You Have No Rights at Work

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This election season has done an excellent job of showcasing an important, and little understood, truth about political freedom in the American workplace. In short: There isn’t any, unless you happen to be the boss.

Last Sunday, In These Times’ Mike Elk revealed that the Koch brothers have been sending their employees a helpful reminder to vote for Mitt Romney. (Other candidates are endorsed as well, all Republicans.) If Obama won, they warned, “Many of our more than 50,000 U.S. employees and contractors may suffer the consequences. . . including higher gasoline prices, runaway inflation, and other ills.”

The Koch mailers were subtle compared to the email CEO David Siegel sent to his 7,000 employees. In his missive, the billionaire described the harrowing consequences of an Obama victory, chiefly that he might have to pay higher taxes. “If that happens, you can find me in the Caribbean sitting on the beach, under a palm tree, retired, and with no employees to worry about,” he concluded. (Gawker broke this story, another in a series of excellent posts this year on inequality, labor rights, and economic justice: They aren’t just good for snark and gossip anymore.) These aren’t isolated incidents of political intimidation in the workplace.

Republicans are gleefully encouraging their allies to keep the pressure up. “”If you run, manage or own a company tell your employees. . . if Obama is reelected, I may have to let all of you go next year. . . I may not be able to cover your health insurance next year,” Congressman Joe Walsh (R-IL) told a gathering of business representatives recently. On Wednesday Mike Elk broke the news that Romney himself, on a conference call with the intensely conservative National Federation of Independent Business (NFIB) is on the same page: “Nothing illegal about you talking to your employees about what you believe is best for the business, because I think that will figure into their election decision, their voting decision and of course doing that with your family and your kids as well.”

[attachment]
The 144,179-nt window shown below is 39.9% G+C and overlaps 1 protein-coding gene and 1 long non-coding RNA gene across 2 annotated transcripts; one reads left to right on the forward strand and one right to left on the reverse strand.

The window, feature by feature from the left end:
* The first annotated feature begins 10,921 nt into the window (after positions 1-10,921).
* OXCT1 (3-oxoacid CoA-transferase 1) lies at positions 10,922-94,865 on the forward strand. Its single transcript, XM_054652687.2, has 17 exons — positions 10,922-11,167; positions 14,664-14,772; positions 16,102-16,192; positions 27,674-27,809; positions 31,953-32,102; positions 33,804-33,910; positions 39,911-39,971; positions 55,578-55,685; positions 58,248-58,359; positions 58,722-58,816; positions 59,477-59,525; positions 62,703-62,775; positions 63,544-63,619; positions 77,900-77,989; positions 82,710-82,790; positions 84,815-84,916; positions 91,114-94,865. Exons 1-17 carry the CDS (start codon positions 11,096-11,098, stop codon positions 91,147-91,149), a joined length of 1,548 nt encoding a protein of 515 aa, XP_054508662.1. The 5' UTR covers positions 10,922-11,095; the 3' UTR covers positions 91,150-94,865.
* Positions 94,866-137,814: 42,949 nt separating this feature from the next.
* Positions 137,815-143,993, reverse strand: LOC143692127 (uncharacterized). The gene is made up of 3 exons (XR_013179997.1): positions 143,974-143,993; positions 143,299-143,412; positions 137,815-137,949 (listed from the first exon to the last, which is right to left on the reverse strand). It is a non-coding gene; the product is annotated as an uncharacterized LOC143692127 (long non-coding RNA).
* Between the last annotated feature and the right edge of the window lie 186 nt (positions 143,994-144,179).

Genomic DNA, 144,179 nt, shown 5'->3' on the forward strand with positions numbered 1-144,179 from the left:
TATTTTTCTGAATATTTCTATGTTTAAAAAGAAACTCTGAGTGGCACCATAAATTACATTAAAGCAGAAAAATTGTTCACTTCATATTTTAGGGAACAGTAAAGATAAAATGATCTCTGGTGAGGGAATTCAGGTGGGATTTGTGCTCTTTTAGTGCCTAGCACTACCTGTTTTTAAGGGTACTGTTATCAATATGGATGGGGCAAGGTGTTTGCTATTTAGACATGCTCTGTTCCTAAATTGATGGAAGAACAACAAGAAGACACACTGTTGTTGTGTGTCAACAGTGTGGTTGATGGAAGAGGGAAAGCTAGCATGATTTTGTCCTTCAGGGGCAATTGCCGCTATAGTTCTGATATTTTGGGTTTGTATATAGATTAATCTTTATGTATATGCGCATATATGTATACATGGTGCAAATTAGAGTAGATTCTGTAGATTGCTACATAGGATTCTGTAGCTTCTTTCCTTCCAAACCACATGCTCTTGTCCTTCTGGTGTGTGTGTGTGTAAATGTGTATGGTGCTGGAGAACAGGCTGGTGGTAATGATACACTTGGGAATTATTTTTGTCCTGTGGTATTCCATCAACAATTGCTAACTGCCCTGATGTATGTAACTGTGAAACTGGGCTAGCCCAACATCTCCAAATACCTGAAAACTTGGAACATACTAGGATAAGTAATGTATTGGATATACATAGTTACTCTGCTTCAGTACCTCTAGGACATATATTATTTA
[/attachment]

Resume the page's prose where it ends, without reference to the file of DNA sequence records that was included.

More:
And Romney is right, as Josh Eidelson explains in Salon.

Why is that? First, thank Citizens United. The Supreme Court’s 2010 decision overturned a key section of federal election law, which had previously restricted how and when employers could make political appeals to rank-and-file employees. That little-noticed aspect of the lightning-rod decision meant open season for any employers itching to tell their employees what to do with their votes or their dollars. It’s not restricted to postal mail – employers are also free to hold mandatory, on-the-clock meetings devoted entirely to lecturing their workers about politics

But while your bosses can say what they want to you about politics, the same does not apply to you or your co-workers. The Constitution only protects against public sector political persecution. In the private sector “employment-at-will” rules. That means you can be fired at any time, for any reason (or no reason at all), including your political actions outside the workplace. (As Eidelson notes, in 2004 a worker was sacked because she would not remove a John Kerry sticker from her car.)  This total power is not limited to politics either. Employers have almost complete freedom of action in the workplace, unless they clearly fire or harass you based on your race, gender, religion, or a few other protected categories. (Theoretically, you are also protected if you are organizing a union or otherwise working to advance your rights at work, but the law is so weak that it’s practically worthless.)